This is the teaser video that I included as part of a submission to the CBC about the BC Seed Trials.
The extract opens on urban farmer Chris Thoreau ruminating on why all but one of his tomato plants have failed. “It’s a little embarrassing,” he says. Other participants in this citizen seed trial (that he is heading up) are showing off crops of healthy green seedlings. Thoreau has but one sprightly, little plant to show for his efforts.
I still think it would have been a good little film, but it was rejected. Such is life.
The teaser was never viewed by the CBC. In fact, it was password protected and never viewed by anyone. So I’ve made it public now. (Edit: I’ve posted it to my YouTube channel)
Here’s the one-pager that I included with the submission.
Together We Grow: A network of hundreds of citizen gardeners grow the same tomato seeds together to help improve British Columbia’s food security, sharing the failures and successes of the trial online.
Characters: Chris Thoreau* and Tara Bishop are co-ordinators of the Citizen Seed Trial. Now in its third year, Citizen Seed Trial is a mass-participation, seed-testing experiment that happens in the growing months between March and September. We will also show a varied selection of amateur gardeners and growers from British Columbia (and beyond) who are participating in the Citizen Seed Trial.
Story and Format: Chris Thoreau is an urban farmer based in Vancouver who heads up the Citizen Seed Trial. Thoreau initially appears in his Vancouver apartment with his solitary tomato seedling like a boy whose school project has gone awry. The jagged leafed Stupice plant looks perky and healthy for its few inches of stature. However, it is surrounded by barren pots of dirt. Only two of Thoreau’s batch of seeds have germinated. Other growers with the same seeds are posting photographs on social media showing 80%, 90% even 100% germinating success with strong, vigorous plants. It’s disappointing, especially since Thoreau is Seed Security Program Director at Farm Folk, City Folk. He has produced sprouts in flats (sunflower, radish, arugula, etc.) for local restaurants and farmers’ markets for years and become a leading light in Vancouver’s niche micro-green movement. “I don’t know what it is. I’m a little puzzled,” he says.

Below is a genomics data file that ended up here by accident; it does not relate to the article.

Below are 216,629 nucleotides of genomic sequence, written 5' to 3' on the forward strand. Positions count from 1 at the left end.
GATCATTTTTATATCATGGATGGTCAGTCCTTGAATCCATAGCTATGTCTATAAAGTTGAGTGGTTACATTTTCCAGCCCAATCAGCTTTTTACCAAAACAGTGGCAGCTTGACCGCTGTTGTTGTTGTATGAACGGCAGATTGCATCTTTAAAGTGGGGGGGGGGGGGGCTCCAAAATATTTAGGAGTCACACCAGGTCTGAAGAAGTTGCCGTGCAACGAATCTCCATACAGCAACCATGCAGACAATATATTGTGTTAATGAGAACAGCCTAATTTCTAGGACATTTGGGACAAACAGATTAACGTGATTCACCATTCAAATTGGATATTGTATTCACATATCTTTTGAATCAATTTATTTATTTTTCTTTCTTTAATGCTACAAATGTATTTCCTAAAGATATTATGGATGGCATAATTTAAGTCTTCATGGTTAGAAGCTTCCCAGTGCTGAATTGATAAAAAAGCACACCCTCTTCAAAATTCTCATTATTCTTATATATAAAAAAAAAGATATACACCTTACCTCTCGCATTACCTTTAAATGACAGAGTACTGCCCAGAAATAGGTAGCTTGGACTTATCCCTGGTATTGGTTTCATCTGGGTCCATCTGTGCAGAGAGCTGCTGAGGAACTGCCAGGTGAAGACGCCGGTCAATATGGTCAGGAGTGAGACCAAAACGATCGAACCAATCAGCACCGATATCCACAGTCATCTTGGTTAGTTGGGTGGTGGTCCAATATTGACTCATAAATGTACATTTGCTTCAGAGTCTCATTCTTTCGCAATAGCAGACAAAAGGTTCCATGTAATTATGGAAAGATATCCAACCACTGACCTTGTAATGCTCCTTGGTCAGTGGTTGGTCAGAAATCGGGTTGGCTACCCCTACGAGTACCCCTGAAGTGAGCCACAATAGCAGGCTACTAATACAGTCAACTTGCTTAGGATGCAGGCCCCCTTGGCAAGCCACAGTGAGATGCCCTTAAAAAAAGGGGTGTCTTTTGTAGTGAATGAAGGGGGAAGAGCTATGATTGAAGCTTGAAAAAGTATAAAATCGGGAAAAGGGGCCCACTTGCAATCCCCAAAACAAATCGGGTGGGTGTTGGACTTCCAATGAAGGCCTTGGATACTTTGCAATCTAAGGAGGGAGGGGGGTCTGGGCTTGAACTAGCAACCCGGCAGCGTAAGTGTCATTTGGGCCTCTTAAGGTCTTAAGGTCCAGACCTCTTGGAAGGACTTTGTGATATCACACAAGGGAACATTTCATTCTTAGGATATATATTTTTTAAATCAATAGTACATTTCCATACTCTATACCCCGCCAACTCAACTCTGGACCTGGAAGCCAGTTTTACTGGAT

The citizen science project has flourished though. Seeds went out to 320 addresses across BC. A blind trial, participants are given one of three varieties of tomato – Stupice, Black Krim, and Principe Borghese. The seed for each variety is sourced from four different regions in North America. The aim is to understand which tomato seed is best suited to British Columbia. We follow the Trial to its conclusion to find out which seed wins and why. Was the seed that produced Thoreau’s perky little seedling a winner from the start?
Creative treatment: The aim is get up close and personal with tomatoes through the people who grow them. Building on interviews with individual growers at home with their plants, their social media posts (over a hundred are in the Facebook group this year) and user videos, we will show the community of citizen scientists growing toward a common goal. The film will show the enthusiasm and strategic thought that goes into growing tomatoes in a cool climate and the satisfaction of growing success. There will be elements of friendly competition, as participants compare their specimens, but also the horse-race element of the blind competition as it becomes clear (or not) which tomatoes are favoured.
Lush close-ups of the growing plants will help tap growers’ almost visceral relationship with their plants. With a quirky, warm, and humourous mood, the film should be educational and fun for green-thumbed types and appealing as a human interest story to a wider audience.